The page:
The huge upheavals which toppled tyrants across the Middle East are just the beginning, in terms of social media’s ability to facilitate social change in the region, according to the Arab Social Media Report released by the Dubai School of Government. For one thing, relatively few Arabs who use social media fear government repression if they air their views online; social media also has the potential to catalyze further social change by empowering Arab women, according to the DSG report, which is based on a survey of 469 people ages 15-40 in 22 Arab countries.
Only a quarter of social media users in the Middle East say they are afraid they could be “held accountable by authorities” for expressing political views online -- a fairly small proportion, considering the region’s troubled politics and history of authoritarian repression.
Sixty percent of the respondents to the DSG survey were women, indicating the high degree of interest in social media among a group that is often marginalized and oppressed in these conservative societies. However just one-third of Facebook members in the region are women -- despite the fact that its membership in Arab countries has almost doubled in the last year, from 20 million to 36 million. Lebanon had the highest proportion of women on Facebook, making up 46% of active Facebook users.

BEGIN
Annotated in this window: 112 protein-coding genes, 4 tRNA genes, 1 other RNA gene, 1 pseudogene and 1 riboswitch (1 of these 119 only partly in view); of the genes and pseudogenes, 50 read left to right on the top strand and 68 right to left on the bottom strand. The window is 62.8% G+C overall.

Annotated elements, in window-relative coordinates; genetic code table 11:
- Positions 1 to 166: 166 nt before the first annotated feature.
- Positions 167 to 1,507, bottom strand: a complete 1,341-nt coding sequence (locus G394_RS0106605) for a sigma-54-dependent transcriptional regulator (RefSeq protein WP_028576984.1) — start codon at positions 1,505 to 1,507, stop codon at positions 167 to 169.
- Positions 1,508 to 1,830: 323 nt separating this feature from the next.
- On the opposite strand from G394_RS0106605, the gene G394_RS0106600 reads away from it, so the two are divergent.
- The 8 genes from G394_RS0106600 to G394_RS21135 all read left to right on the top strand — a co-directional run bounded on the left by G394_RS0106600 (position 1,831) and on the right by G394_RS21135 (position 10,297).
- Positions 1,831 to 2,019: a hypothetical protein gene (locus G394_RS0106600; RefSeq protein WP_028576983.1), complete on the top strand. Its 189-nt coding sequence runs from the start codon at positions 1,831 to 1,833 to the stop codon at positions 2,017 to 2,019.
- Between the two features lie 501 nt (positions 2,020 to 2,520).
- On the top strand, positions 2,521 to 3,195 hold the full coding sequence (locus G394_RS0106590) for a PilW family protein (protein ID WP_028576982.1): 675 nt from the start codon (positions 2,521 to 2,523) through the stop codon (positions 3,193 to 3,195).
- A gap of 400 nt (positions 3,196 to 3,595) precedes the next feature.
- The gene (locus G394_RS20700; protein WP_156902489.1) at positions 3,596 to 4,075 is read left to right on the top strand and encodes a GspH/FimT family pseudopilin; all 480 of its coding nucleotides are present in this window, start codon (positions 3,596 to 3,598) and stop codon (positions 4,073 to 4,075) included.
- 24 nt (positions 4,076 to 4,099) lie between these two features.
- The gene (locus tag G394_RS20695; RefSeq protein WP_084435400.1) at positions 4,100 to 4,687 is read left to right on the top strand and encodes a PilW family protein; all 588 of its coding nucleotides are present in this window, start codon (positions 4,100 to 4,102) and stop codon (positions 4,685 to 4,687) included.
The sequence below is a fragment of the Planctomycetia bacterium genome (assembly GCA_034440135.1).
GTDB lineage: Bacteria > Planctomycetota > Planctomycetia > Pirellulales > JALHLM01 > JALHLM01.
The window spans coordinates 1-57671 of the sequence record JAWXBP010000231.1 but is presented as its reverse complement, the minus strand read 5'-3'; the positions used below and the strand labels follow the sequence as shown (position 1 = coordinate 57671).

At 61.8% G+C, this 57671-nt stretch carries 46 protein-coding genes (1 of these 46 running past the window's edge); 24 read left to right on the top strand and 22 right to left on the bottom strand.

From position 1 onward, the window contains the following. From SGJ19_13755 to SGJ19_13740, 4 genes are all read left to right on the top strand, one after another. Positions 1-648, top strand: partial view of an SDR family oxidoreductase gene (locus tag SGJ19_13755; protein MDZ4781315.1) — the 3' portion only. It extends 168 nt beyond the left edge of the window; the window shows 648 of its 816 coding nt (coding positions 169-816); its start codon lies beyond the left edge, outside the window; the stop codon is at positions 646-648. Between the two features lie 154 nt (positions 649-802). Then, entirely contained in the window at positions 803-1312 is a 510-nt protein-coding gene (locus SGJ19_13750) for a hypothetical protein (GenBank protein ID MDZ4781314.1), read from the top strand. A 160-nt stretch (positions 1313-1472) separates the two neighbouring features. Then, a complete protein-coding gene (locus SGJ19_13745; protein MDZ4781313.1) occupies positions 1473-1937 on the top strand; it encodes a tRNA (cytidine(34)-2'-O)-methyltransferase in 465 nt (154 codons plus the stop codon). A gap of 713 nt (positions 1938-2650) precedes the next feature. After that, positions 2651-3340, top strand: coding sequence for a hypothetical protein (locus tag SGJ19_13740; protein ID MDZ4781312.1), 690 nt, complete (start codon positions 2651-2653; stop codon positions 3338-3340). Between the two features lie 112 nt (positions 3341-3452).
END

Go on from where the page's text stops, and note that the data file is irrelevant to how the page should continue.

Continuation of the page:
Asked why usage rates remain lower among women, one quarter of male and female respondents cited social and cultural pressure, as well as lack of technological literacy among women, privacy and security issues, and the lack of relevant content for women.
But most respondents of both genders also said they thought social media could empower women. 83% of women and 81% of men said social media could help Arab women take part in civil society, while 76% and 70%, respectively, said it could help them protect and improve their rights. 62% of women and 65% of men think social media could help women obtain political equality, while 66% and 53%, respectively, said social media could help Arab women find better economic opportunities.